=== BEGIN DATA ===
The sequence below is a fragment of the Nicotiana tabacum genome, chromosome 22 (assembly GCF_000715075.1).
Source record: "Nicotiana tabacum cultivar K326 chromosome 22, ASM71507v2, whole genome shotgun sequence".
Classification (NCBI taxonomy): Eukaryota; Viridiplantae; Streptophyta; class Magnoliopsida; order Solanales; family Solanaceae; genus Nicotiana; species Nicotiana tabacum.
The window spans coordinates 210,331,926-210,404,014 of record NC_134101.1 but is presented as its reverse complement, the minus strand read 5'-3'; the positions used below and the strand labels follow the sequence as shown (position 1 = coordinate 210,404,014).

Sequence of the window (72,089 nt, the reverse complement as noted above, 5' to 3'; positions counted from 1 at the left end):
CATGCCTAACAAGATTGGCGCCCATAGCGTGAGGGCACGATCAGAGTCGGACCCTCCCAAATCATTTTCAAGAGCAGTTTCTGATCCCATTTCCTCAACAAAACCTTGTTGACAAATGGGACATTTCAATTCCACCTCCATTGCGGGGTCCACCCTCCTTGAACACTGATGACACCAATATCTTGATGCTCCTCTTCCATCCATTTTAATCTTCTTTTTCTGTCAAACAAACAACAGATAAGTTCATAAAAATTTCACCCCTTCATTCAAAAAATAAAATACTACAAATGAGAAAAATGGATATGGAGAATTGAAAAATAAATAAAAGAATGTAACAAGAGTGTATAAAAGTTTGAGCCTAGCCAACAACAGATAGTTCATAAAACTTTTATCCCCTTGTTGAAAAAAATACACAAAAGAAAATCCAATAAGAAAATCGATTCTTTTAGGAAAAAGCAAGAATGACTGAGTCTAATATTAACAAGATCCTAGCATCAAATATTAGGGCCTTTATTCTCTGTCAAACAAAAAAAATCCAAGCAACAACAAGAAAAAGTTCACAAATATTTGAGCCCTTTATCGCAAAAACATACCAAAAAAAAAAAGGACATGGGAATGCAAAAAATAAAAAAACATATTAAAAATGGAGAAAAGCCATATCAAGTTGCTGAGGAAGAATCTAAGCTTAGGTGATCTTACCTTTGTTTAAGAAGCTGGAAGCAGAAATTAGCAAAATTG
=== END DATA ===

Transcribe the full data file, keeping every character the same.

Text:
The sequence below is a fragment of the Nicotiana tabacum genome, chromosome 22 (assembly GCF_000715075.1).
Source record: "Nicotiana tabacum cultivar K326 chromosome 22, ASM71507v2, whole genome shotgun sequence".
Classification (NCBI taxonomy): Eukaryota; Viridiplantae; Streptophyta; class Magnoliopsida; order Solanales; family Solanaceae; genus Nicotiana; species Nicotiana tabacum.
The window spans coordinates 210,331,926-210,404,014 of record NC_134101.1 but is presented as its reverse complement, the minus strand read 5'-3'; the positions used below and the strand labels follow the sequence as shown (position 1 = coordinate 210,404,014).

Sequence of the window (72,089 nt, the reverse complement as noted above, 5' to 3'; positions counted from 1 at the left end):
CATGCCTAACAAGATTGGCGCCCATAGCGTGAGGGCACGATCAGAGTCGGACCCTCCCAAATCATTTTCAAGAGCAGTTTCTGATCCCATTTCCTCAACAAAACCTTGTTGACAAATGGGACATTTCAATTCCACCTCCATTGCGGGGTCCACCCTCCTTGAACACTGATGACACCAATATCTTGATGCTCCTCTTCCATCCATTTTAATCTTCTTTTTCTGTCAAACAAACAACAGATAAGTTCATAAAAATTTCACCCCTTCATTCAAAAAATAAAATACTACAAATGAGAAAAATGGATATGGAGAATTGAAAAATAAATAAAAGAATGTAACAAGAGTGTATAAAAGTTTGAGCCTAGCCAACAACAGATAGTTCATAAAACTTTTATCCCCTTGTTGAAAAAAATACACAAAAGAAAATCCAATAAGAAAATCGATTCTTTTAGGAAAAAGCAAGAATGACTGAGTCTAATATTAACAAGATCCTAGCATCAAATATTAGGGCCTTTATTCTCTGTCAAACAAAAAAAATCCAAGCAACAACAAGAAAAAGTTCACAAATATTTGAGCCCTTTATCGCAAAAACATACCAAAAAAAAAAAGGACATGGGAATGCAAAAAATAAAAAAACATATTAAAAATGGAGAAAAGCCATATCAAGTTGCTGAGGAAGAATCTAAGCTTAGGTGATCTTACCTTTGTTTAAGAAGCTGGAAGCAGAAATTAGCAAAATTG